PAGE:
Mammographic Feature Enhancement using Singularities of Contourlet Transform

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Published on February 15, 2014

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Early detection of breast cancer reduces the
mortality rate among women. Computer aided enhancement
techniques in mammograms assist radiologists in providing a
second opinion. In this work, selected modulus maxima of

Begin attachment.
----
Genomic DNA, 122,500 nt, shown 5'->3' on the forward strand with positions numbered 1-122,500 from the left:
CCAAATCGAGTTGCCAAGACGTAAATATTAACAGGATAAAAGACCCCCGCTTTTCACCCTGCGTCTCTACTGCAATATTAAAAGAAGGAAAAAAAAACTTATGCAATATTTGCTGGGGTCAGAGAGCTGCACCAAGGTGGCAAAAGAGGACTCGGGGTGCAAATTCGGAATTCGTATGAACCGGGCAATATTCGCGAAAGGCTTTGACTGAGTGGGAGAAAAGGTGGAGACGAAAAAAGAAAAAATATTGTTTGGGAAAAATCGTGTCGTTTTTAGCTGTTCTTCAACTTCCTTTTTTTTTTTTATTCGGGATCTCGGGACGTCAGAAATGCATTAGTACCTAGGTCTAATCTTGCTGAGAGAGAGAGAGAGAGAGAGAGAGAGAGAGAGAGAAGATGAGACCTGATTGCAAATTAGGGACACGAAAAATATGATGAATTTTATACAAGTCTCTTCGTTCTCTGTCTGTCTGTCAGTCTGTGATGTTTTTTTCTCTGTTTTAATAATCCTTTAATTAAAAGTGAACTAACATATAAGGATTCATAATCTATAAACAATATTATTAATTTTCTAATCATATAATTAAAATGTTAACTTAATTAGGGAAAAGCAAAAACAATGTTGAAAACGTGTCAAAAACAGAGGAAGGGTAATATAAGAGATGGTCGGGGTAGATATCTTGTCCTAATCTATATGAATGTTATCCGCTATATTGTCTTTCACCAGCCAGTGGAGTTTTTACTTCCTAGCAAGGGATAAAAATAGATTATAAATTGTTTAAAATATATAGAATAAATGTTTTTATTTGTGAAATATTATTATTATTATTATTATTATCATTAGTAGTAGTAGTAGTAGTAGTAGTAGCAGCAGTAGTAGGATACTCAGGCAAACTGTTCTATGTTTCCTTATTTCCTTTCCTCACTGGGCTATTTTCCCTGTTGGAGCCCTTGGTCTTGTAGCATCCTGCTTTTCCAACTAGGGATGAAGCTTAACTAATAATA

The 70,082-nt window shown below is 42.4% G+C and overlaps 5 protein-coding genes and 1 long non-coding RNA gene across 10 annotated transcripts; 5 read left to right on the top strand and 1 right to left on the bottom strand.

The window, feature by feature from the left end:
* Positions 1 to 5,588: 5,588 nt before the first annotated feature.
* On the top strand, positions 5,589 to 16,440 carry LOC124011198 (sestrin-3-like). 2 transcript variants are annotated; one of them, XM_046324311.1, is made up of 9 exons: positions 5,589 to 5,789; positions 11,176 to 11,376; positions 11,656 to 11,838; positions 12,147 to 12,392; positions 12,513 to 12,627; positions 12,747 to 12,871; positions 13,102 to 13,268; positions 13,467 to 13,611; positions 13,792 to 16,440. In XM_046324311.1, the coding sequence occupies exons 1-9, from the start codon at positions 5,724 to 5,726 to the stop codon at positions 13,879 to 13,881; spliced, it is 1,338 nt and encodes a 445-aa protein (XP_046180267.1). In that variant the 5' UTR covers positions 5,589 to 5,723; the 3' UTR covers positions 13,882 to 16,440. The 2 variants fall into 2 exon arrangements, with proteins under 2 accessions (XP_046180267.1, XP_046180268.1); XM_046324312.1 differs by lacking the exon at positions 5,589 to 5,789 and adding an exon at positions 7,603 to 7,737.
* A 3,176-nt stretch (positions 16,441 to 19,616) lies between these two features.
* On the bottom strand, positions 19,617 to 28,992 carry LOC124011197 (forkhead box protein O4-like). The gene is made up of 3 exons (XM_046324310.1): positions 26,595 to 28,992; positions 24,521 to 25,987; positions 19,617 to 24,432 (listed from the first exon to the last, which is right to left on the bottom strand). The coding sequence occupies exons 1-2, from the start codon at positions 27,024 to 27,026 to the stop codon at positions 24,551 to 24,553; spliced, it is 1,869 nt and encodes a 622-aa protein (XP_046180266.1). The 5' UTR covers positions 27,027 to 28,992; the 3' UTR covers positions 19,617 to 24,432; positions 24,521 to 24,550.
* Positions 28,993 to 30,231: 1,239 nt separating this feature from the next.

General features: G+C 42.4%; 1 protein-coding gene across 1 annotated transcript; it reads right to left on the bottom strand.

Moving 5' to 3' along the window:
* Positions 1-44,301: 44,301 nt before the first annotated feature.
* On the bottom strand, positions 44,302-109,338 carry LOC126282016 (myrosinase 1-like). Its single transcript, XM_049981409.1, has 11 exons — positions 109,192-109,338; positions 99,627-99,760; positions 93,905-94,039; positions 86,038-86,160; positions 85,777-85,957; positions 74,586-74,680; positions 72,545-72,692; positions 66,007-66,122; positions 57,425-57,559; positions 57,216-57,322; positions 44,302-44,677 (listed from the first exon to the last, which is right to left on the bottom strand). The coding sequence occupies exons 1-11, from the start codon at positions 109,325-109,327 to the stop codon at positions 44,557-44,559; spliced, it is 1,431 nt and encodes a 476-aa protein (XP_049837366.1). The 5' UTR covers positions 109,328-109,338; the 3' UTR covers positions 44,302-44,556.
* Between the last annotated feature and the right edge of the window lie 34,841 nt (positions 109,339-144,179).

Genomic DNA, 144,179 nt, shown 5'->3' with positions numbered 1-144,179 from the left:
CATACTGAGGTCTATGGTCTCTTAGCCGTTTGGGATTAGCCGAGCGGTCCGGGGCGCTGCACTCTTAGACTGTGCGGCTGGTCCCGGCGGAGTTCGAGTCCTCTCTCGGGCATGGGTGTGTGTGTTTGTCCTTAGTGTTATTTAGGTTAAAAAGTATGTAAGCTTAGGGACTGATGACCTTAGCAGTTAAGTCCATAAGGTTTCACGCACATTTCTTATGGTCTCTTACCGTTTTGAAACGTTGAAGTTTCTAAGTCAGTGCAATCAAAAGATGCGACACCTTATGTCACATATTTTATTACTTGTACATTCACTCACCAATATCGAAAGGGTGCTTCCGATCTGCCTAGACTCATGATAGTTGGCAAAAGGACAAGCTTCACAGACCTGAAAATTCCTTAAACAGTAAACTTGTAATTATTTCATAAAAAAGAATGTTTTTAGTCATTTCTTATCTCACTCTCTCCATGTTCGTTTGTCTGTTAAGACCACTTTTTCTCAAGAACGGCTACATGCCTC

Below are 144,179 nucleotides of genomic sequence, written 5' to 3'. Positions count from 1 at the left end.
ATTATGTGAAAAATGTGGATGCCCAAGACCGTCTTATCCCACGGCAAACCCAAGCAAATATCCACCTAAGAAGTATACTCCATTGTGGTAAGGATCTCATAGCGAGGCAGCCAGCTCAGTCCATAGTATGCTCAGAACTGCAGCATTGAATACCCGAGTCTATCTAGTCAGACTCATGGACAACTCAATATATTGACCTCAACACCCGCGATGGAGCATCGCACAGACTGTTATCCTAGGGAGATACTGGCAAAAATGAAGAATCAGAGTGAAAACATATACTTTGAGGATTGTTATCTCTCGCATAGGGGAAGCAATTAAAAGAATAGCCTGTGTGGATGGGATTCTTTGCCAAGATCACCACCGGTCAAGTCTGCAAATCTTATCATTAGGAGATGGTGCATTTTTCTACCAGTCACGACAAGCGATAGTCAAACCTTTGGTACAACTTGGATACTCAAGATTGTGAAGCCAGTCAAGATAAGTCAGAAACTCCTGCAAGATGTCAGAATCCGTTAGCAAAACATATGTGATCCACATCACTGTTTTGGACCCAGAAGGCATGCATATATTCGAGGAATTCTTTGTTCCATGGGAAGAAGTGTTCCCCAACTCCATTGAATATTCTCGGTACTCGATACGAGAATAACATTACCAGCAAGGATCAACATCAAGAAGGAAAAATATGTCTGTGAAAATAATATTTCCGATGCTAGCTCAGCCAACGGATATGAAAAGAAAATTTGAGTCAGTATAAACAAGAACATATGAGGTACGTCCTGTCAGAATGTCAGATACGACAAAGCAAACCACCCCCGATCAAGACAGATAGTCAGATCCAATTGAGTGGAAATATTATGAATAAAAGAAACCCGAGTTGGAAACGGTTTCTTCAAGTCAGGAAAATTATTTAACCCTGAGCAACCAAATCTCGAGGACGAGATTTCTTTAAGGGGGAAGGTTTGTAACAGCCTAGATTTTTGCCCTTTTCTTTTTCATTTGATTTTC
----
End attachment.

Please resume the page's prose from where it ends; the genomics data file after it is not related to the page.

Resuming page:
Contourlet Transform and selected zero-crossings of the
Contourlet Transform were utilized for enhancing
microcalcification features in mammograms while reducing
noise. Relevant and strong edge information at various levels
was retained based on a parent-child relationship among
selected Contourlet coefficients. Experimental results of the
proposed techniques based on contourlet transform
demonstrate the superiority of the modulus maxima method
compared to the zero crossing method in mammographic
image enhancement. To validate the methods the mini – MIAS
database was employed. Various quality measures considered
for performance evaluation are Contrast improvement index,
Peak Signal to Noise Ratio, Target to Background Contrast
ratio and Tenengrad Criterion.